Deficit Spending


Originally published at on July 9, 2009

California government struggles.

Forced to match public spending with revenue (some monkey-business excluded), leaders have only two good options:  Cut spending or raise taxes.  You would think that this would be easy enough.  But either option takes money from people who feel it should be theirs. The conflict is so fierce, the interests so entrenched, that leaders will walk dangerously close to default, to failing to meet obligations, rather than give up what they defend.

In the federal government, we have a different problem.

The Bush administration did away with Clinton-era commitments to pay for spending increases or tax cuts by finding sources of revenue.  Without even that modest amount of discipline, legislators, who get elected by pleasing their constituents, consistently spent their way into incumbancy.

I do not fault the Bush or Obama administrations for their emergency efforts to buy off an economic Depression (or substantial risk thereof)through massive deficit spending on short-term stimulus.  It was the best judgment of the experts, and it seems to have worked.  A Depression is far more costly than the money spent on stimulus.  But neither does this deal with the underlying problems in long-term public spending.  How do we reverse course and begin to bring the long-term spending equation in line with the revenue picture?

It may be that our political system is able to solve the problem.  The public is aware and concern over public spending is growing.  President Barrack Obama has called for a return to “pay as you go” legislation. This will make it far more difficult for Congress to add new deficit spending.  Even the roughly one-trillion dollars discussed as a budget for health care reform is being treated as “pay as you go” spending requiring an offsetting spending cut or tax increase to protect the overall national budget.

However, we have traveled so far down the path of deficit spending, that we will have to do more than maintain our course.  Bloomberg podcast — “Rivlin Says Fed More Concerned About Deflation Than Inflation”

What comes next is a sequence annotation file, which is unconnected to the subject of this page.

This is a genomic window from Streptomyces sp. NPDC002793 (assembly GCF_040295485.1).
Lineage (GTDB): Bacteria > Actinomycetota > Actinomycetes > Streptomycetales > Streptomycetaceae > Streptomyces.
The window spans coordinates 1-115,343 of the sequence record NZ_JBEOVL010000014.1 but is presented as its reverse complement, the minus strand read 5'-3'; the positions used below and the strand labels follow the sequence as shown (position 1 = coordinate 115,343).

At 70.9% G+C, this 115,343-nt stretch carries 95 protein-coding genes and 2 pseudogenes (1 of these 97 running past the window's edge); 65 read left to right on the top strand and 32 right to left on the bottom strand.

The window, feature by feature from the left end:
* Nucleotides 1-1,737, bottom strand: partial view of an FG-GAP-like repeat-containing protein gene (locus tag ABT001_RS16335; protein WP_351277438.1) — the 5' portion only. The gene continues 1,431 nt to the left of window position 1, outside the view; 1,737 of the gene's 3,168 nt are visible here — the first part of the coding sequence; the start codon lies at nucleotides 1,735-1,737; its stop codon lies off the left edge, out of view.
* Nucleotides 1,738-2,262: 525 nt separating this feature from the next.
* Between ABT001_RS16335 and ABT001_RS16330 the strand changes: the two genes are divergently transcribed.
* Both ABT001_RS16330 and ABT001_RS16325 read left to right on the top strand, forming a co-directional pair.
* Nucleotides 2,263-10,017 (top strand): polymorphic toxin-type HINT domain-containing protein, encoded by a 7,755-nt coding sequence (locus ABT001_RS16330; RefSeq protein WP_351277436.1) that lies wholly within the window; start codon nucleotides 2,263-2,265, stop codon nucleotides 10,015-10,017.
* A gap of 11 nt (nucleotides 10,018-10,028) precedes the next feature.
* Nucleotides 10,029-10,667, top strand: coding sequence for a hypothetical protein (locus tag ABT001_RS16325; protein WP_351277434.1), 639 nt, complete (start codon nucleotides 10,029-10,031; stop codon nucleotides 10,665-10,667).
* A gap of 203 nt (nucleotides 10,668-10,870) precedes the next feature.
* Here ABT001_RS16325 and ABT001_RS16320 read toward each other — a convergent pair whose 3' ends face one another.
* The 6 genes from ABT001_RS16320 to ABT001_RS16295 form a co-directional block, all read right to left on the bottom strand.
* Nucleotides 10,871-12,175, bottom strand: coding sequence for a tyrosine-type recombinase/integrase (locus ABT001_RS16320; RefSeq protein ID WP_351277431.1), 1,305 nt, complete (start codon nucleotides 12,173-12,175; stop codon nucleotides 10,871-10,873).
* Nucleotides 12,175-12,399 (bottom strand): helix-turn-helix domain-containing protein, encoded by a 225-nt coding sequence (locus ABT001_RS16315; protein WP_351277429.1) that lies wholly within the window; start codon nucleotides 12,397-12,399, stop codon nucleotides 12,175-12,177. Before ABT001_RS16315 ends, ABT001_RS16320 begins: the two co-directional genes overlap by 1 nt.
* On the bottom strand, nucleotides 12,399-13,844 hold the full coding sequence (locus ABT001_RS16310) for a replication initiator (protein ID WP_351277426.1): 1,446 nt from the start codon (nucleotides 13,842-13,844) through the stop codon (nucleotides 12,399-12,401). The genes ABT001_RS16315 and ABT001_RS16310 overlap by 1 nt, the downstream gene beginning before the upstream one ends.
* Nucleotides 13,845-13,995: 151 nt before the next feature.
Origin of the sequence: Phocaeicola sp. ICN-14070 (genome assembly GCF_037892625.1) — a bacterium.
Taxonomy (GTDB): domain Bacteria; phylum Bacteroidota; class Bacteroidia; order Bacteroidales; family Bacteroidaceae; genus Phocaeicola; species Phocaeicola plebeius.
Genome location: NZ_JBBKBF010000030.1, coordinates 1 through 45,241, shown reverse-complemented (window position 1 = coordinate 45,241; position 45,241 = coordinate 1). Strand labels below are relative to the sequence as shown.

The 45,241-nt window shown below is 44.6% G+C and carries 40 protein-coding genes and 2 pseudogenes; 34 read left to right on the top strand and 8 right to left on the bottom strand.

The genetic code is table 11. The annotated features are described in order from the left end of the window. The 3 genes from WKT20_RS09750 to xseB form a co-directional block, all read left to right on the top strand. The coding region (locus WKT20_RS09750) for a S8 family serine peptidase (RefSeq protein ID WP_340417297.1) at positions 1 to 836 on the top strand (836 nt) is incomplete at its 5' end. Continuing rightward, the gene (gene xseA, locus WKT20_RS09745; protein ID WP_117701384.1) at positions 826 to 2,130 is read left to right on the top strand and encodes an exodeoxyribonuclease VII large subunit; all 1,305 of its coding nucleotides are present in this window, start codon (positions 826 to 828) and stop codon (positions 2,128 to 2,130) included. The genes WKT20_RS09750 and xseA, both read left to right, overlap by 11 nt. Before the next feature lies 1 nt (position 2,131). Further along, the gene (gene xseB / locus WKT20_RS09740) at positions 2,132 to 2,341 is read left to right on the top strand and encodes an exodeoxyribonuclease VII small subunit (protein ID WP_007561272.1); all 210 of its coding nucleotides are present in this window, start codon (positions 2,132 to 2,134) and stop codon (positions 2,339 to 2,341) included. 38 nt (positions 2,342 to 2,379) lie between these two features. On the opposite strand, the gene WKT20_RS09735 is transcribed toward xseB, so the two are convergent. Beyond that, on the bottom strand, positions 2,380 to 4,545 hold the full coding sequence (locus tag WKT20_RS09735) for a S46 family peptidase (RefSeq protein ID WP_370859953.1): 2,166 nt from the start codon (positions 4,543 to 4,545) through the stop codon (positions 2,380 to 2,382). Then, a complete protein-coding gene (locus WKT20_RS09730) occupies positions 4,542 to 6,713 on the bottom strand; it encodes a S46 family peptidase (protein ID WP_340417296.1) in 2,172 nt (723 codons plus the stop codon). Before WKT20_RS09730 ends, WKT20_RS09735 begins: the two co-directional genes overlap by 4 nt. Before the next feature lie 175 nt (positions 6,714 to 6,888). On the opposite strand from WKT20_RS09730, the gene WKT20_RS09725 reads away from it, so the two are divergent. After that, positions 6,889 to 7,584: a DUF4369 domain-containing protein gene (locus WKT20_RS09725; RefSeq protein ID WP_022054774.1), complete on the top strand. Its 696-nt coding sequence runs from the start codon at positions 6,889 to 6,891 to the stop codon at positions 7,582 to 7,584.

The nation has already made commitments to spending on Medicare and Medicaid that will dig us deeper in debt over the next ten years.  We would have to legislate cuts in Medicare and Medicaid in order to get out of those commitments, if we wanted to.  Therefore, new efforts must be made to raise revenue or cut spending in order to just maintain the level of deficit we have now.  We need courageous leadership, willing to ask for sacrifice from all parts of our society, and we need disciplined leaders, willing to put their careers on the line in order to do what is right.

The recession will end and revenue will therefore increase, but that does not mean we will be out of the woods.  If Congress is not able to legislate long-range fiscal responsibility we will need new solutions.  One approach, discussed in the past, is across-the-board spending cuts.  Another would be to create a deficit Czar or independent commission with responsibility for recommending spending cuts and revenue increases that would lead to a reasonable deficit.

We should think of the deficit as a percentage of the national economy, not a dollar figure.  When the percentage begins moving down, towards historic norms, we will be on the right track.

It might be that a group of leaders we trust, who are not elected officials, could do a better job giving us tough medicine than the people we pay to give us only good news.  In any case, the sooner we take the medicine, the sooner we will begin the road to recovery.

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